Health Assessment: Heart

When is a cardiac examination performed?
Click the card to flip 👆
1 / 57
Terms in this set (57)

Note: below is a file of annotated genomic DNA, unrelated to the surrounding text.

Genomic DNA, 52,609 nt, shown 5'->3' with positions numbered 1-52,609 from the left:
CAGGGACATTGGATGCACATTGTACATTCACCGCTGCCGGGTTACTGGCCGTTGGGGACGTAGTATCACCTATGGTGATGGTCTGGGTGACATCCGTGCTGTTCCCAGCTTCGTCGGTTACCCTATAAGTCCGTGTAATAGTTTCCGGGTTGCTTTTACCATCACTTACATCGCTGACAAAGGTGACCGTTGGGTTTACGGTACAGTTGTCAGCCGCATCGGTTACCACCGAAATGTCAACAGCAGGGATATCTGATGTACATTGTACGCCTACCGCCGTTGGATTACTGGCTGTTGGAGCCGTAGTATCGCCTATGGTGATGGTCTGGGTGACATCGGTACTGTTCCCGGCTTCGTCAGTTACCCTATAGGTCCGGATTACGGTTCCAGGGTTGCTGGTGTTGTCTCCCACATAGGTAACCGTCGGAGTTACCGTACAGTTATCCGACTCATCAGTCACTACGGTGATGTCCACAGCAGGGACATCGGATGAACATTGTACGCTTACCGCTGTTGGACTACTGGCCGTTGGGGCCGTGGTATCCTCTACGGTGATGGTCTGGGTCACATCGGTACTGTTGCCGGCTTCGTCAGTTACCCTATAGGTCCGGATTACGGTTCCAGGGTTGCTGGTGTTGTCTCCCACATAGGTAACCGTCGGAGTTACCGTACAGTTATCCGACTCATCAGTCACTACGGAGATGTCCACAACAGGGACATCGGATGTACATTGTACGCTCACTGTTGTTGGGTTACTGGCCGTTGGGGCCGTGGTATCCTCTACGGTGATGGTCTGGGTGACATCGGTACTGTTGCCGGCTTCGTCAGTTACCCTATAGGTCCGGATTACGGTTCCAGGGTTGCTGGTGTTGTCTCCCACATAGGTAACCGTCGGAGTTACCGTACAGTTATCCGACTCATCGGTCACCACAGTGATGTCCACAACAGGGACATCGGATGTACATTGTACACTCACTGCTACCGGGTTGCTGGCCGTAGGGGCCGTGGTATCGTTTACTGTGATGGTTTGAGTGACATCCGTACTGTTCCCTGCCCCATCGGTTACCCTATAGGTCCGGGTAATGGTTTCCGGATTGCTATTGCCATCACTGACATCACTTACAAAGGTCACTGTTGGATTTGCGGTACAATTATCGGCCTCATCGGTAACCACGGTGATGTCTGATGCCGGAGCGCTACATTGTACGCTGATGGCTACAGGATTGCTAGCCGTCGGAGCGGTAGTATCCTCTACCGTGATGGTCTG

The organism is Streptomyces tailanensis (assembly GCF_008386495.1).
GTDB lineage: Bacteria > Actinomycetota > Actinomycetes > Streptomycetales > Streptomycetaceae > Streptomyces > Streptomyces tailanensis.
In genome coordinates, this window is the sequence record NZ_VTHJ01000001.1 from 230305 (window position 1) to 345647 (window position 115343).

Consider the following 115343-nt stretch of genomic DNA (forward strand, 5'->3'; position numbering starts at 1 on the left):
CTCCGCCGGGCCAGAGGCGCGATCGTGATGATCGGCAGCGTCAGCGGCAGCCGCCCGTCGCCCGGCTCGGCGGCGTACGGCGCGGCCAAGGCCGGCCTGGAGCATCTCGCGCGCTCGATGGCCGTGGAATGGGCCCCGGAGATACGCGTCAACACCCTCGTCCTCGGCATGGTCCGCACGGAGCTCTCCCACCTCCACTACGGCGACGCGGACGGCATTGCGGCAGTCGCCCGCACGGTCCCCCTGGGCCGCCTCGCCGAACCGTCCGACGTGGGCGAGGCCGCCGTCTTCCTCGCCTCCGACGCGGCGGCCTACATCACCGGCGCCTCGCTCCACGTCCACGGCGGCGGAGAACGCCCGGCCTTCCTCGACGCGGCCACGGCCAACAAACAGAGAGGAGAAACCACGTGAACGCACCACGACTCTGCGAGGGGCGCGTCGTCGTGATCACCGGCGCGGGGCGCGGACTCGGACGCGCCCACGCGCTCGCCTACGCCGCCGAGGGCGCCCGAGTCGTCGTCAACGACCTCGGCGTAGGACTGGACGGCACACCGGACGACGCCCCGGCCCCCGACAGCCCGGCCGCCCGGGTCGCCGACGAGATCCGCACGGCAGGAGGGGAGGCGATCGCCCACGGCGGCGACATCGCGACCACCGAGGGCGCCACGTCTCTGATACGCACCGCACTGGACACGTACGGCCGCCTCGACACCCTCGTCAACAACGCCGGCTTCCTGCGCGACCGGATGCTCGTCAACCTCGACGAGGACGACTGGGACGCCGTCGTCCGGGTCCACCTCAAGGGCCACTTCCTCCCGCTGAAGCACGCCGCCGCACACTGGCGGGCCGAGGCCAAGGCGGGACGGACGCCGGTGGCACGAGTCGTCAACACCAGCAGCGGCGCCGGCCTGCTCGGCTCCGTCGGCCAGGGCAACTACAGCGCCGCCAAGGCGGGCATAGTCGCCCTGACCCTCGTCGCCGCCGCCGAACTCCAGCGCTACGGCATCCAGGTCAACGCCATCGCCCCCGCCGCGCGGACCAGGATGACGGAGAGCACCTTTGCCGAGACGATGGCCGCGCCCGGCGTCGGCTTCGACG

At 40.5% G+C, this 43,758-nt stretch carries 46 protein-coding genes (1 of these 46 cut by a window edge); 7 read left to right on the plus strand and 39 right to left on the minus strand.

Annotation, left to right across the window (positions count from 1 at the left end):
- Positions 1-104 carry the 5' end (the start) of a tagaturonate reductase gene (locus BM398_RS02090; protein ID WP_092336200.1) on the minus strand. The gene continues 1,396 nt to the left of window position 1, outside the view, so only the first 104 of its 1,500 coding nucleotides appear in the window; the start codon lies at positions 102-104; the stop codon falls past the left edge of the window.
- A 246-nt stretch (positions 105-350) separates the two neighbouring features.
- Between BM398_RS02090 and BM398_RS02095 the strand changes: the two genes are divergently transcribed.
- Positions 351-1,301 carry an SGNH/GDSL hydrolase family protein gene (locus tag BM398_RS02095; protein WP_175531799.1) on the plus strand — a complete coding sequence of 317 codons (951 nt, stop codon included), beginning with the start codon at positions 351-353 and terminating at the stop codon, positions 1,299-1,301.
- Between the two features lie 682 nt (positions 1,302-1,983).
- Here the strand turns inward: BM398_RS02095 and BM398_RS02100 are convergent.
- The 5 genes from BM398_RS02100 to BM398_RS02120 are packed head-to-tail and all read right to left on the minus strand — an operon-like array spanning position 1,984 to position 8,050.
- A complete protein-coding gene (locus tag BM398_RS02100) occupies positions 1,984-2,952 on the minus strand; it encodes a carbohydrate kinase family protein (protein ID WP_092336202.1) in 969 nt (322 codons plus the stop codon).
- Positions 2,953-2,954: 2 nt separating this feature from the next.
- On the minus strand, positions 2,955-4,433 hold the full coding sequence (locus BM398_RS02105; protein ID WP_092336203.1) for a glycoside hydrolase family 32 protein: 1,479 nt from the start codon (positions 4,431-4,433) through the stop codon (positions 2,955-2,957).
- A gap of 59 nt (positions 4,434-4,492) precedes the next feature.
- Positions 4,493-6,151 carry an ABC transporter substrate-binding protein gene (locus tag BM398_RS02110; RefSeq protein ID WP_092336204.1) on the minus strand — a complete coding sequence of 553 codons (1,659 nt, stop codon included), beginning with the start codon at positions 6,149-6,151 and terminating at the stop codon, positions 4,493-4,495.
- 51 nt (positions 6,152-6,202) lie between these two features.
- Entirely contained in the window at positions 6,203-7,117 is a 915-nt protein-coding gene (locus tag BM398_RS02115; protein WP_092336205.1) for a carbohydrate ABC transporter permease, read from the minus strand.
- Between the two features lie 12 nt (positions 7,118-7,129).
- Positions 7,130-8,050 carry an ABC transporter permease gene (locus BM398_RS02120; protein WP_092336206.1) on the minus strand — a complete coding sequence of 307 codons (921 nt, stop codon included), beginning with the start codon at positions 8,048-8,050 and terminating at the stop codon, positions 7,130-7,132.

Cardiac cycleduring systole: -ventricles contract, ejecting blood from the left ventricle to the aorta; right ventricle to the pulmonary artery -ventricular contraction raises the pressure in the ventricles and forces the mitral and tricuspid valves closed preventing back flow -S1 -intraventricular pressure exceeds aorta and pulmonary artery so valves are opened and blood rushes through -when ventricles are almost empty, pressure falls and SL valves close AKA S2 during diastole: -ventricles dilate, and blood rushes in them as atria contract -passive until ventricular filling is complete; filling sometimes produces S3 -then the atria contract to ensure the ejection of remaining blood which sometimes produces S4Split S2aortic valve closes slightly before the pulmonic, heard as two componentsElectrical activity: impulses-intrinsic conduction system enables the heart to contract -an electrical impulse stimulates each myocardial contraction -originates in and is paced by the sinoatrial node to the atrioventricular node to the bundle of His to the Purkinje fibersECGgraphic recording of electrical activity during the cardiac cycle -records electrical current generated by the movement of ions in and out of the myocardial cell membranes -records 1. depolarization (spread of a stimulus through the heart muscle) 2. repolarization (return of the stimulated heart muscle back to a resting state)`ECG wavesP wave: spread of a stimulus through the atria PR interval: time from initial stimulation of the atria to initial stimulation of the ventricles QRS complex: spread of a stimulus through the ventricles ST segment and T wave: return of stimulated ventricular muscle to a resting state U wave: small deflection rarely seen, thought to be related to repolarization of the Purkinje fibers QT interval: time elapsed from the onset of ventricular depolarization until the completion of ventricular repolarizationInfants and children-fetal circulation compensates for the nonfunctional fetal lungs -blood flows from the right ventricle into the left via the foramen ovale -the right ventricle pumps blood through the patent ductus arteriosus rather than into the lungs -the changes at birth include closure of the ductus arteriosus usually within 24-48 hours & the functional closure of the interatrial foramen ovale as pressure raises in the left atrium -lies more horizontallyPregnant women-maternal blood volume over the pre pregnancy level due to an increase in plasma volume -heart works harder to accommodate the increased heart rate and stroke volume required for the expanded blood volume -returns to normal within 3-4 weeks after deliveryOlder adults-heart size may decrease with age unless hypertension or heart disease causes enlargement -left ventricular wall thickens -valves tend to fibrous and calcify -SV decreases -endocardium thickens -myocardium becomes less elastic -cardiac function is further compromised by fibrosis and sclerosisHistory of present illnesschest pain: -onset and duration-what was pt doing when it occurred -character -location -severity -associated symptoms -self treatment -medicationsPast medical history-cardiac surgery or hospitalization for cardiac reasons -congenital heart disease -rhythm disorder -acute rheumatic fever -kawasaki disease -chronic illnessFamily history-long QT syndrome -Marfan syndrome -diabetes -heart disease -dyslipidemia -hypertension -obesity -congenital heart diseasePersonal and social history-employment -tobacco use -nutritional status -usual diet -weight -alcohol consumption -known hypercholesterolemia -relaxation/hobbies -exercise -illicit drugsInfants-tiring easily/sweating with feeding -breathing changes -cyanosis -excessive weight gain compared to caloric intake -mother's health during pregnancyChildren-tiring during play -naps -headaches -nosebleeds -unexplained joint pain -expected height and weight gain -expected physical and cognitive developmentPregnant women-history of cardiac disease or surgery -dizziness or syncopeOlder adults-common symptoms: confusion, dizziness, blackouts, syncope, palpitations, coughs and wheezes, shortness of breath, chest pain, fatigue, leg edema -if diagnosed: drug reactions, digitalis toxicity, interference with ADLs, orthostatic hypotensionExamination-inspection -palpation -percussion -auscultationInspection-most adults apical impulse is about the midclavicular line in the fifth left intercostal space -should only be seen in one intercostal space if healthy -may become visible only when the pt sits up and the heart is brought closer to anterior wallPalpation-with pt supine, palpate precordium -touch lightly and let the cardiac movements rise to your hand -begin at apex then move to the inferior left sternal border then up the sternum to the base and down the right sternal border and into the epigastric or axillae -feel for apical pulse: point at which apical impulse is most readily seen or felt is the point of maximal impulse -if apical impulse is more vigorous than expected classify as a heave or lift -feel for a thrill (a fine, palpable rushing vibration, a palpable murmur- generally indicates turbulence or a disruption of the expected blood flow -while palpating the precordium, use other hand to palpate the carotid arteryPercussion-tap at anterior axillary line, moving medially along the intercostal spaces toward sternal border -the change from a resonant to a dull note marks the cardiac borderAuscultation-make sure pt is warm, relaxed; and the room quiet -sound is transmitted in the direction of blood flow -use firm pressure for the diaphragm -use light pressure for the bell -five traditional ausculatory areas 1. aortic valve area- second right intercostal space at the right sternal border 2. pulmonic valve area- second left intercostal space at the left sternal border 3. second pulmonic area-third left intercostal space at the left sternal border 4. tricuspid area- fourth left intercostal space along the lower left sternal border 5. mitral area-at the apex in the fifth left intercostal space at the midclavicular line -inhaling deeply with separate S2 into two componentsBasic heart sounds-characterized by pitch, intensity, duration, and timing in the cardiac cycleHeart murmurs-relatively prolonged extra sounds heard during systole or diastole -often indicate a problem -caused by some disruption in the blood flow -diseased valves do not open/close well -not all caused by valvular defectsTypes of heart murmurs-mitral stenosis -aortic stenosis -subaortic stenosis -pulmonic stenosis -tricuspid stenosis -mitral regurgitation -mitral valve prolapse -aortic regurgitation -pulmonic regurgitation -tricuspid regurgitationRhythm disturbance-determine regularity of heart rhythm, should be regular -if irregular, determine if there is a pattern -regular irregular: sinus arrhythmia -irregular irregular: heart disease or conduction system impairmentInfants-examine within first 24 hours of birth and again 2-3 days later -note skin color, cyanosis, enlargement of heart -expect to see and palpate the apical impulse at the fourth to fifth left intercostal space just medial to the midclavicular lineChildren-sinus arrhythmia are commonOlder adults-may need to slow pace of examination -ectopic beats are fairly commonAnginapain caused by myocardial ischemiaBacterial endocarditisbacterial infection of the endothelial layer of the heart and valvesCongestive Heart Failure (Left sided)heart fails to propel blood forward with usual force, result in congestion in the pulmonary circulationCongestive Heart Failure (Right sided)heart fails to propel blood forward with its usual force, resulting in congestion in the systemic circulationPericarditisinflammation of the pericardiumCardiac Tamponadeexcessive accumulation of effused fluids or blood between the pericardium and the heartCor pulmonaleenlargement of the right ventricle secondary to chronic lung diseaseMyocardial Infarctionischemic myocardial necrosis caused by abrupt decrease in coronary blood flow to a segment of the myocardiumMyocarditisfocal or diffuse inflammation of the myocardiumConduction disturbanceseither proximal to the bundle of His or diffusely throughout the conduction systemSick sinus syndromearrhythmias caused by a malfunction of the sinus nodeTetralogy of Fallotcongenital heart defect composed of four cardiac defects: ventricular septal defect, pulmonic stenosis, dextroposition of the aorta, and right ventricular hypertrophyVentricular septal defectopening between the left and right ventriclesPatent ductus arteriosusfailure of the ductus arteriosus to close after birthAtrial septal defectcongenital defect in the septum dividing the left and right atriaAcute rheumatic feversystemic connective tissue disease occurring after streptococcal pharyngitis or skin infectionAtherosclerotic heart disease- CHDnarrowing of the small blood vessels that supply blood and oxygen to the heartmitral insufficiency, regurgitationabnormal leaking of blood through the mitral valve, from left ventricle to left atriumSenile cardiac amyloidosisamyloid, fibrillary protein produced by chronic inflammation or neoplastic disease, deposition in the heart